Related work in our laboratory receives funding from the Innovative Medicines Initiative 2 Joint Undertaking under grant agreement No 115797 INNODIA. This Joint Undertaking receives support from the European Union’s Horizon 2020 research and innovation programme and ‘EFPIA’, ‘JDRF International’ and ‘The Leona M. and Harry B. Helmsley Charitable Trust’. Support from the National Institute of Health Research Biomedical Research Centre Award to Guy’s and St Thomas National Health Service Foundation Trust and King’s College London is also acknowledged.

Duality of interest

The authors declare that there is no duality of interest associated with this manuscript.

Contribution statement

Both authors were responsible for drafting the article and revising it critically for important intellectual content. Both authors approved the version to be published.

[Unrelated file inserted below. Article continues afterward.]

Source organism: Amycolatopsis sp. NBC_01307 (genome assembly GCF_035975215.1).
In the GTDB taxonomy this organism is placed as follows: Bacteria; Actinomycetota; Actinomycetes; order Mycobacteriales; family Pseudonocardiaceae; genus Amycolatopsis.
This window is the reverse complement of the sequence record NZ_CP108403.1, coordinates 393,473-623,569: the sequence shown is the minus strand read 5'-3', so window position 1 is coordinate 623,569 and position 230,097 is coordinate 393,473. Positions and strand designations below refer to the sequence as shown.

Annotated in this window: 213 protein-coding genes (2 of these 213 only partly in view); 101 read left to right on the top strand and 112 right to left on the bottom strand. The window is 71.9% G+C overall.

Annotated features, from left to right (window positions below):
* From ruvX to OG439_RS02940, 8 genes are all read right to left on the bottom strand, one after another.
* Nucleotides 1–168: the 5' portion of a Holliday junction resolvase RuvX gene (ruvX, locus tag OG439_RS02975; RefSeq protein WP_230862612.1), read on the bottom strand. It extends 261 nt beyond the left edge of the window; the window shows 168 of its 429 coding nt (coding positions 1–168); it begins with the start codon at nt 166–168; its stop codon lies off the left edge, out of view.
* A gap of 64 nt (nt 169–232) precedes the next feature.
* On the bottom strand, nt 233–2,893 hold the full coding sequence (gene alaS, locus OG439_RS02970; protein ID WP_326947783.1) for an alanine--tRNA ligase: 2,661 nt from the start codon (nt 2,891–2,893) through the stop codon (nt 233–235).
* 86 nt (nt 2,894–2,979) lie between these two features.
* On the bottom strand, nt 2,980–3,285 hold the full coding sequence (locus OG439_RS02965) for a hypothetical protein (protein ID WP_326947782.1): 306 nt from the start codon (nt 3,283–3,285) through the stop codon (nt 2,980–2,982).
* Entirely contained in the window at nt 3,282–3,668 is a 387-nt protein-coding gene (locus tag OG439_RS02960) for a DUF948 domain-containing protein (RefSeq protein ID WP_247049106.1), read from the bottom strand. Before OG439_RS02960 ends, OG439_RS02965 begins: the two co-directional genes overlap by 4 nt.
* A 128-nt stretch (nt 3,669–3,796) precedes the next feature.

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Copyright information

© Springer-Verlag Berlin Heidelberg 2017

Authors and Affiliations

  1. 1.Department of Immunobiology, Faculty of Life Sciences & MedicineKing’s College LondonLondonUK
  2. 2.National Institute for Health Research (NIHR) Biomedical Research Centre at Guy’s and St Thomas’ Hospital and King’s College LondonLondonUK
  3. 3.Institute of Diabetes, Endocrinology and Obesity, King’s Health PartnersLondonUK